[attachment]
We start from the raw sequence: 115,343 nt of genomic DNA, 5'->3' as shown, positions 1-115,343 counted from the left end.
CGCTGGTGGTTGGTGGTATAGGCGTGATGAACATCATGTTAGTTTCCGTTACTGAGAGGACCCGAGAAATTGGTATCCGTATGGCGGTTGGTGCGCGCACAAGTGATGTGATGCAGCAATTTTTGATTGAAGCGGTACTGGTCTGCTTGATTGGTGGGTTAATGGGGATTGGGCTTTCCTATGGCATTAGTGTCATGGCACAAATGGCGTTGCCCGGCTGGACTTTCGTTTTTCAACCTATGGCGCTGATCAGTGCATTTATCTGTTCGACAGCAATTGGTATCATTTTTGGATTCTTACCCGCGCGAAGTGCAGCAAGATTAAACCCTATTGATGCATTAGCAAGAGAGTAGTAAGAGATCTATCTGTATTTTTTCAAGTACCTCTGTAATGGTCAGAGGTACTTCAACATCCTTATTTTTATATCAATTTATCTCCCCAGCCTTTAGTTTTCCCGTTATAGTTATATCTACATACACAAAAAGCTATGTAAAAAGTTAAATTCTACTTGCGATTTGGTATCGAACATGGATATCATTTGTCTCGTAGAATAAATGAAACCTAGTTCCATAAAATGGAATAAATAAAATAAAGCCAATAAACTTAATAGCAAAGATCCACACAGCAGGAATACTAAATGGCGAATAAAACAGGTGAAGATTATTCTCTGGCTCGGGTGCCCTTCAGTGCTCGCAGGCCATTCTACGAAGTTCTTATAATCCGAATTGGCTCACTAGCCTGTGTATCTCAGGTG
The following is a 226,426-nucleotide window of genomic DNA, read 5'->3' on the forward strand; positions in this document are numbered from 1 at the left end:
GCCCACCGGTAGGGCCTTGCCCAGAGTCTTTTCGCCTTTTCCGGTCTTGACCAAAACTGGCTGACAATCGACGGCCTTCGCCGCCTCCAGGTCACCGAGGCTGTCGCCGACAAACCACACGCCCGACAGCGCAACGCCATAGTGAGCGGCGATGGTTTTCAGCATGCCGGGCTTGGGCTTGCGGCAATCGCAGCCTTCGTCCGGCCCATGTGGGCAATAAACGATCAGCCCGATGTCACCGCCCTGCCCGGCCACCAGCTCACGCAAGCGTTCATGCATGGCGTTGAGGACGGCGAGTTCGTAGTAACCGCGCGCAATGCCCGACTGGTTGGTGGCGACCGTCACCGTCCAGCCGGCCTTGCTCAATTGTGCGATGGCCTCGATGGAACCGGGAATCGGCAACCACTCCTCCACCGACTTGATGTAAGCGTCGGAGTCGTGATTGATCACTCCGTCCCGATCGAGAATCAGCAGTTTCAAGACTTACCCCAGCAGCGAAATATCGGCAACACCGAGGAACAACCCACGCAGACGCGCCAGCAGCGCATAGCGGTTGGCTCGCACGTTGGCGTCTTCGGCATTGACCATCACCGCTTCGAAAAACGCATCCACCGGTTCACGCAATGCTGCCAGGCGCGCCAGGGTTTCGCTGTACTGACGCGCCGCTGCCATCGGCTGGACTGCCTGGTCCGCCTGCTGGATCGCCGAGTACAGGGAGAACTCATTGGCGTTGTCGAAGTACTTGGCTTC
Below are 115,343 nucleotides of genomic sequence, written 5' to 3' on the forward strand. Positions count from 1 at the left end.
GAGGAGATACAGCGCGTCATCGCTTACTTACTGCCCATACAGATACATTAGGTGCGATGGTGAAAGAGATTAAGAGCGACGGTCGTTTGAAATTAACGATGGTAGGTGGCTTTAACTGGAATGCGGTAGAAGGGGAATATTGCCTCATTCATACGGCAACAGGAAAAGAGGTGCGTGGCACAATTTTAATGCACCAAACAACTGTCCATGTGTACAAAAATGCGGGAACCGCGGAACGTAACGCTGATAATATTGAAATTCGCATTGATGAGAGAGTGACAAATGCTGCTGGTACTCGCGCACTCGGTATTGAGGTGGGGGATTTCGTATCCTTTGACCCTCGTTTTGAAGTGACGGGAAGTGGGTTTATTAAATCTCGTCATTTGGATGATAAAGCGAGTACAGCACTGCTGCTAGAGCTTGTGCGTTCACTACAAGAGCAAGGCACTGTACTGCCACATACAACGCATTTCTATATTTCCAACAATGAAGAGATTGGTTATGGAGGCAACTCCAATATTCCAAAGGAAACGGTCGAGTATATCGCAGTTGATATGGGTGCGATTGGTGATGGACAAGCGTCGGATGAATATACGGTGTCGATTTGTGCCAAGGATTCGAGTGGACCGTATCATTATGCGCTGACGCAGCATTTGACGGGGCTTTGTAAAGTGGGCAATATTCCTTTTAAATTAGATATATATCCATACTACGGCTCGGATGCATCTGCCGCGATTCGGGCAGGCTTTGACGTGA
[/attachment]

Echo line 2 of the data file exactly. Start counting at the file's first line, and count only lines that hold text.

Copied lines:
CGCTGGTGGTTGGTGGTATAGGCGTGATGAACATCATGTTAGTTTCCGTTACTGAGAGGACCCGAGAAATTGGTATCCGTATGGCGGTTGGTGCGCGCACAAGTGATGTGATGCAGCAATTTTTGATTGAAGCGGTACTGGTCTGCTTGATTGGTGGGTTAATGGGGATTGGGCTTTCCTATGGCATTAGTGTCATGGCACAAATGGCGTTGCCCGGCTGGACTTTCGTTTTTCAACCTATGGCGCTGATCAGTGCATTTATCTGTTCGACAGCAATTGGTATCATTTTTGGATTCTTACCCGCGCGAAGTGCAGCAAGATTAAACCCTATTGATGCATTAGCAAGAGAGTAGTAAGAGATCTATCTGTATTTTTTCAAGTACCTCTGTAATGGTCAGAGGTACTTCAACATCCTTATTTTTATATCAATTTATCTCCCCAGCCTTTAGTTTTCCCGTTATAGTTATATCTACATACACAAAAAGCTATGTAAAAAGTTAAATTCTACTTGCGATTTGGTATCGAACATGGATATCATTTGTCTCGTAGAATAAATGAAACCTAGTTCCATAAAATGGAATAAATAAAATAAAGCCAATAAACTTAATAGCAAAGATCCACACAGCAGGAATACTAAATGGCGAATAAAACAGGTGAAGATTATTCTCTGGCTCGGGTGCCCTTCAGTGCTCGCAGGCCATTCTACGAAGTTCTTATAATCCGAATTGGCTCACTAGCCTGTGTATCTCAGGTG